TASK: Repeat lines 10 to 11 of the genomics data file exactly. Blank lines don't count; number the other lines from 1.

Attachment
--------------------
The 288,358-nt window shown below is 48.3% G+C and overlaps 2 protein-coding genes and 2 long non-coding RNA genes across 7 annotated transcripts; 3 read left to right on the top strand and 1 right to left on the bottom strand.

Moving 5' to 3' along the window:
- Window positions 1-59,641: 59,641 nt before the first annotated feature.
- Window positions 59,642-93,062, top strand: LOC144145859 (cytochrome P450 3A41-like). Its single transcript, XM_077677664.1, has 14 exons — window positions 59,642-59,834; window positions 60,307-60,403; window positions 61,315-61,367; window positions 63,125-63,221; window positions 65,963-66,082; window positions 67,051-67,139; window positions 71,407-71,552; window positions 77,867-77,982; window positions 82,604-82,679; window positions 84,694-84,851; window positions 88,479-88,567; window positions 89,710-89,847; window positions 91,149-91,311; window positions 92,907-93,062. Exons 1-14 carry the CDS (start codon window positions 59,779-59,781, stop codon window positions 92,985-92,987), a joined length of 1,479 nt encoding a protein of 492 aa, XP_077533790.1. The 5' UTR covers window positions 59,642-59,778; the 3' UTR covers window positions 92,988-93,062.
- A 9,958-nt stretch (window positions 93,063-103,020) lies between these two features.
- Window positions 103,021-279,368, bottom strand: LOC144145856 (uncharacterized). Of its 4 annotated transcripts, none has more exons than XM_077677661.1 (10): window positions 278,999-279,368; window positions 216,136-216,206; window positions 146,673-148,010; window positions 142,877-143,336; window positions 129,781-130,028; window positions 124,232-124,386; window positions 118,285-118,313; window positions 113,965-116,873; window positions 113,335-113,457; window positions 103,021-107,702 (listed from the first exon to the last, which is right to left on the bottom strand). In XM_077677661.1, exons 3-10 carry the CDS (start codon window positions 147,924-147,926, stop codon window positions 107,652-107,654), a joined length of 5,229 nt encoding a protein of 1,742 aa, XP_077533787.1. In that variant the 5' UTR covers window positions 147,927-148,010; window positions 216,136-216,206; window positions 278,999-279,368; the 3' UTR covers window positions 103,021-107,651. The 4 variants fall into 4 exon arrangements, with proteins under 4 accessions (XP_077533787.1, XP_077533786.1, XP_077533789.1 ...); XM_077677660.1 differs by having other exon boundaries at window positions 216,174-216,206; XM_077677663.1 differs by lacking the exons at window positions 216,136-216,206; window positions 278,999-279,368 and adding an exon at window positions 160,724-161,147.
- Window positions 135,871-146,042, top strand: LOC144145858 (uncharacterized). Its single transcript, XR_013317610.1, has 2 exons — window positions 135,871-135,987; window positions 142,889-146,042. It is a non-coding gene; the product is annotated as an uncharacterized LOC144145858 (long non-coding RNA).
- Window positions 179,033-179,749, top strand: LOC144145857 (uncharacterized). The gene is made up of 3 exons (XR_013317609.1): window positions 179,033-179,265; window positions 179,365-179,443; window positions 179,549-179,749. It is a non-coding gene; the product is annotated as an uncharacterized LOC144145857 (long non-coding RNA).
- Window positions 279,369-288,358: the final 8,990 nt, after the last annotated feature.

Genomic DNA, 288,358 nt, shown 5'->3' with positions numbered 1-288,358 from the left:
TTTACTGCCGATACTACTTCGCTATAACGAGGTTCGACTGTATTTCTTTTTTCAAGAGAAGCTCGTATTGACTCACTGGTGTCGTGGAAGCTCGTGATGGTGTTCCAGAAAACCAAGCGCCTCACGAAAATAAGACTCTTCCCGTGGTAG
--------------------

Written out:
Genomic DNA, 288,358 nt, shown 5'->3' with positions numbered 1-288,358 from the left:
TTTACTGCCGATACTACTTCGCTATAACGAGGTTCGACTGTATTTCTTTTTTCAAGAGAAGCTCGTATTGACTCACTGGTGTCGTGGAAGCTCGTGATGGTGTTCCAGAAAACCAAGCGCCTCACGAAAATAAGACTCTTCCCGTGGTAG